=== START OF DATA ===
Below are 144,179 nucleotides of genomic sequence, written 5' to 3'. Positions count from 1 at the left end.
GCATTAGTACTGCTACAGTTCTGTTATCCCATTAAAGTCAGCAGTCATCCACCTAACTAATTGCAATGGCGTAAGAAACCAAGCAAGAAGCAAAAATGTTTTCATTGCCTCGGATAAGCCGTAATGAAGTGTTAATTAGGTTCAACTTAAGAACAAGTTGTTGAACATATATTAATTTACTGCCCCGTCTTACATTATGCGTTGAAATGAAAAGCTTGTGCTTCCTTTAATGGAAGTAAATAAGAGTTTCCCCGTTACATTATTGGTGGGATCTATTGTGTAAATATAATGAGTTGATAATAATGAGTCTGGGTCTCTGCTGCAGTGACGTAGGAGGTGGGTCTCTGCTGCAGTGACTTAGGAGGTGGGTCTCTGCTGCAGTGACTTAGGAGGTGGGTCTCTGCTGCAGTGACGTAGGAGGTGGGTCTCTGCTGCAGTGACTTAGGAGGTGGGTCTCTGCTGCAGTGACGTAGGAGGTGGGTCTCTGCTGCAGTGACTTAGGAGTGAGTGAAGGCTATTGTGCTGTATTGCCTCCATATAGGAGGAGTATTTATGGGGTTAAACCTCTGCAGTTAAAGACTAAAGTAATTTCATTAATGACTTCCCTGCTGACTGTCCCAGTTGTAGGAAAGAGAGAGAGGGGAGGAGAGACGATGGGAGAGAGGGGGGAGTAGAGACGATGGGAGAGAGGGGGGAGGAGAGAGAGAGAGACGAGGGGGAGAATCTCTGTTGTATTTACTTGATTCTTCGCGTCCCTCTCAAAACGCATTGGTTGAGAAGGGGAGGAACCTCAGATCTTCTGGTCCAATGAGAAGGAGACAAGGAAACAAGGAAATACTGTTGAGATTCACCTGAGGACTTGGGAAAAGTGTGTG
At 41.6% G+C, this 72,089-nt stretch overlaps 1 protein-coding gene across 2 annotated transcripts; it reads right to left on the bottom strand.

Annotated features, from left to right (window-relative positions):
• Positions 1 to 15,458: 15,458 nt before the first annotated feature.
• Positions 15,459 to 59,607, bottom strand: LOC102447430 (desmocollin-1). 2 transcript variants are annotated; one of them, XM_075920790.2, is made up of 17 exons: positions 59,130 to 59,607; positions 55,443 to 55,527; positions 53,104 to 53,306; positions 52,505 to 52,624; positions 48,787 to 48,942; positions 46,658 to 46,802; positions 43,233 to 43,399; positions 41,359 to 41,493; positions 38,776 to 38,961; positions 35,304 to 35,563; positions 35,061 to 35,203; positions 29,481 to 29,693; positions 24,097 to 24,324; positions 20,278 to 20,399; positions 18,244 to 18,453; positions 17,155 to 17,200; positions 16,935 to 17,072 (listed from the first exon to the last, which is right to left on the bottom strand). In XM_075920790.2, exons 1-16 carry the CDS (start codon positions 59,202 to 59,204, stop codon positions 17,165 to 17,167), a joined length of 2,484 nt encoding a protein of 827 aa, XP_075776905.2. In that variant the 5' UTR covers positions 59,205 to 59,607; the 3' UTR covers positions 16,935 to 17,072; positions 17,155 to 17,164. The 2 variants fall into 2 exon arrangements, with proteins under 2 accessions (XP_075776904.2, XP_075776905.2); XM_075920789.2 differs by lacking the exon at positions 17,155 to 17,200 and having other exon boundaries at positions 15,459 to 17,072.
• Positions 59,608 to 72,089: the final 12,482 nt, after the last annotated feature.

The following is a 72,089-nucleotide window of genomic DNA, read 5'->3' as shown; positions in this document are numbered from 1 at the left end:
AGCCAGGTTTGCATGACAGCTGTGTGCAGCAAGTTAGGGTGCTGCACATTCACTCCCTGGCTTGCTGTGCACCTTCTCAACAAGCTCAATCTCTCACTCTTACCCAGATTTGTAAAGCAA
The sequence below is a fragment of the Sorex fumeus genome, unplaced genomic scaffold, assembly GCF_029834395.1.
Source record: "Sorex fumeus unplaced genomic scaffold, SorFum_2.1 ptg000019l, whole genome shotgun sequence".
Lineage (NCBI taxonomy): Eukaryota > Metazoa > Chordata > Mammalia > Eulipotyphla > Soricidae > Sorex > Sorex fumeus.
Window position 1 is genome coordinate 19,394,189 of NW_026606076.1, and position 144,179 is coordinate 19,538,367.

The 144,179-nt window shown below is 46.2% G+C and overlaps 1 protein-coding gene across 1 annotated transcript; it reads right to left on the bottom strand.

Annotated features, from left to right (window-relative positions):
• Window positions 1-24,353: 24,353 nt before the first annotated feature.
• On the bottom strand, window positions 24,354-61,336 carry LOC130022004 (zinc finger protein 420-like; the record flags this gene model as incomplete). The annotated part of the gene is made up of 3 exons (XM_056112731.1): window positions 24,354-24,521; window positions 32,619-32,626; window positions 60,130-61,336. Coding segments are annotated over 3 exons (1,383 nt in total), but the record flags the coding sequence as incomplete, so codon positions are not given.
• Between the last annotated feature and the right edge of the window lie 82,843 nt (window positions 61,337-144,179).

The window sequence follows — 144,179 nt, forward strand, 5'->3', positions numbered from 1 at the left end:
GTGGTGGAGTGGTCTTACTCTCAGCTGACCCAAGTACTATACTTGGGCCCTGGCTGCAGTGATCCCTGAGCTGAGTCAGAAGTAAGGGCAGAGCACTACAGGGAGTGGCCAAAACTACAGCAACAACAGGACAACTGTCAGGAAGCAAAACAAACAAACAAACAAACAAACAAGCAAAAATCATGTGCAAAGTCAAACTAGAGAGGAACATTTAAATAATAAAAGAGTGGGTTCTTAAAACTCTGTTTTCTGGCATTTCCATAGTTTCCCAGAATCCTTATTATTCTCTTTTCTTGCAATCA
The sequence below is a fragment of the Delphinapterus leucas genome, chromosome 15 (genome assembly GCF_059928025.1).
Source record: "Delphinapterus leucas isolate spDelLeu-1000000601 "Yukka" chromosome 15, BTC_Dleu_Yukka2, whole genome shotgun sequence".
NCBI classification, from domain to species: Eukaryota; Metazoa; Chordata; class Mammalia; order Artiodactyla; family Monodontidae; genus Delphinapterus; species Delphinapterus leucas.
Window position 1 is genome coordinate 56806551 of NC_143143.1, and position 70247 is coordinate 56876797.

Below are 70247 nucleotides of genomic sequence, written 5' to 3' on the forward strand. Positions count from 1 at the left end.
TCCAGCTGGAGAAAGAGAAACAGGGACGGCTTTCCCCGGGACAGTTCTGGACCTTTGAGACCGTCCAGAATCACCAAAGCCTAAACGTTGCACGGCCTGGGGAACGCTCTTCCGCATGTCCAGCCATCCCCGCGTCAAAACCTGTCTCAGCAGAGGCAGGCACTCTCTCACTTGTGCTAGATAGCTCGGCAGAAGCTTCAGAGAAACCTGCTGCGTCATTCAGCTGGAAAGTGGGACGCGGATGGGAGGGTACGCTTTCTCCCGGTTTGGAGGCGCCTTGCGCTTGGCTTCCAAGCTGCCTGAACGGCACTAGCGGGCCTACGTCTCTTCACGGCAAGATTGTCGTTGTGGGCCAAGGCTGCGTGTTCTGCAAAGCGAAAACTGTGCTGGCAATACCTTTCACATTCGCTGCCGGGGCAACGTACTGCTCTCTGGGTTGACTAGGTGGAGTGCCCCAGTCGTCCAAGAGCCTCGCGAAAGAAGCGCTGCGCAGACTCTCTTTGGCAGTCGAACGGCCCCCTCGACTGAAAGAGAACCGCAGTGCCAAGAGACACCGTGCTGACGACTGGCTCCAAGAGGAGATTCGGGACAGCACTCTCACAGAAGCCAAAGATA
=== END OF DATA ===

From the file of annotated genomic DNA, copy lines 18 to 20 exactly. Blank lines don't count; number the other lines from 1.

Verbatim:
• Between the last annotated feature and the right edge of the window lie 82,843 nt (window positions 61,337-144,179).

The window sequence follows — 144,179 nt, forward strand, 5'->3', positions numbered from 1 at the left end:
GTGGTGGAGTGGTCTTACTCTCAGCTGACCCAAGTACTATACTTGGGCCCTGGCTGCAGTGATCCCTGAGCTGAGTCAGAAGTAAGGGCAGAGCACTACAGGGAGTGGCCAAAACTACAGCAACAACAGGACAACTGTCAGGAAGCAAAACAAACAAACAAACAAACAAACAAGCAAAAATCATGTGCAAAGTCAAACTAGAGAGGAACATTTAAATAATAAAAGAGTGGGTTCTTAAAACTCTGTTTTCTGGCATTTCCATAGTTTCCCAGAATCCTTATTATTCTCTTTTCTTGCAATCA